The U.S. Secretary of Education endures some pointed questioning on the Obama administration's education-funding priorities at a Senate hearing on the president's proposed budget.
About $120 million in new Race to the Top funds will go to a second round of the district competition.
A new set of "action steps" from a leading civil rights organization says that the federal government can, and should, do more to ensure that school funding is equitable.
Jim Shelton, the U.S. Department of Education's assistant secretary for innovation and improvement, is to take on an even bigger role at the department early next month.
When you think of the current debates about education redesign, who do you think are key players who can really shape policy or rhetoric?
The president's budget proposal would use a new tax on tobacco products to expand federal aid for preschool programs and for a new competitive-grant program for high school overhaul.
Schools would be encouraged to expand the use of positive behavior support services, and take other steps to help address students' mental health under bipartisan bill.
Guest post by Nirvi Shah So which of the Head Start providers on a watch list by the federal government didn't make the cut during the first attempt at accountability for the decades-old pre-K program? It's hard to say. And the U.S. Department of Health and Human Services won't, either. Last week, my colleague Christina Samuels wrote on the Early Years blog that 25 of 125 low-performing Head Start providers that went through a recompetition process to maintain federal funding lost money to serve the regions they have been serving for years, in many cases. Though HHS's Head Start ...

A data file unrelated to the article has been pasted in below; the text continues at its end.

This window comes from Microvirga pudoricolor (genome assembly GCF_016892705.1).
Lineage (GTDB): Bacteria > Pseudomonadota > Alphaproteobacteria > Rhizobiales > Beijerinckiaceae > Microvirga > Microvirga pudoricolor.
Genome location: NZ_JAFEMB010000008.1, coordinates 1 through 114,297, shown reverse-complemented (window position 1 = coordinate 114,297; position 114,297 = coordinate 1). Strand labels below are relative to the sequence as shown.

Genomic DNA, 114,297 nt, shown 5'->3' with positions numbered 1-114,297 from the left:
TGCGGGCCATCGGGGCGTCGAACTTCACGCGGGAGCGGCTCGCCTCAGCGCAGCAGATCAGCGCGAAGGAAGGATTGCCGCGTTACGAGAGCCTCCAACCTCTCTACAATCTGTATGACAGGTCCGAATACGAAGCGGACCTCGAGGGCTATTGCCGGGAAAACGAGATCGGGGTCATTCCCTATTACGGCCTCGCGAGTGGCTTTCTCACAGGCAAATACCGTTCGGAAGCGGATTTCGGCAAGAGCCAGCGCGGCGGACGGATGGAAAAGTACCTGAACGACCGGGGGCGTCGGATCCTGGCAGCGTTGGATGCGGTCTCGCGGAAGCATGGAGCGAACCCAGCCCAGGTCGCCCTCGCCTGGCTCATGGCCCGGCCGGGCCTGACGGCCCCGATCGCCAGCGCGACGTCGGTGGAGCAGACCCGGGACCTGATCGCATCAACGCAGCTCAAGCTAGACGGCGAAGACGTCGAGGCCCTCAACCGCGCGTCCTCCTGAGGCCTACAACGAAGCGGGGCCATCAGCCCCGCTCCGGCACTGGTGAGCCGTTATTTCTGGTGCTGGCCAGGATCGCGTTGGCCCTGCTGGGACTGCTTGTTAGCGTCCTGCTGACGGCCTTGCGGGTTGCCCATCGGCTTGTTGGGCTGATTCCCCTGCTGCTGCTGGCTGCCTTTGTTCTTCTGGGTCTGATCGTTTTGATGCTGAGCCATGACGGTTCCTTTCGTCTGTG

How specific will the administration's fiscal year 2014 budget be when it comes to new programs on prekindergarten and high school improvement?
The administration reportedly proposes covering at least part of the prekindergarten expansion by raising federal taxes on cigarettes and other tobacco products.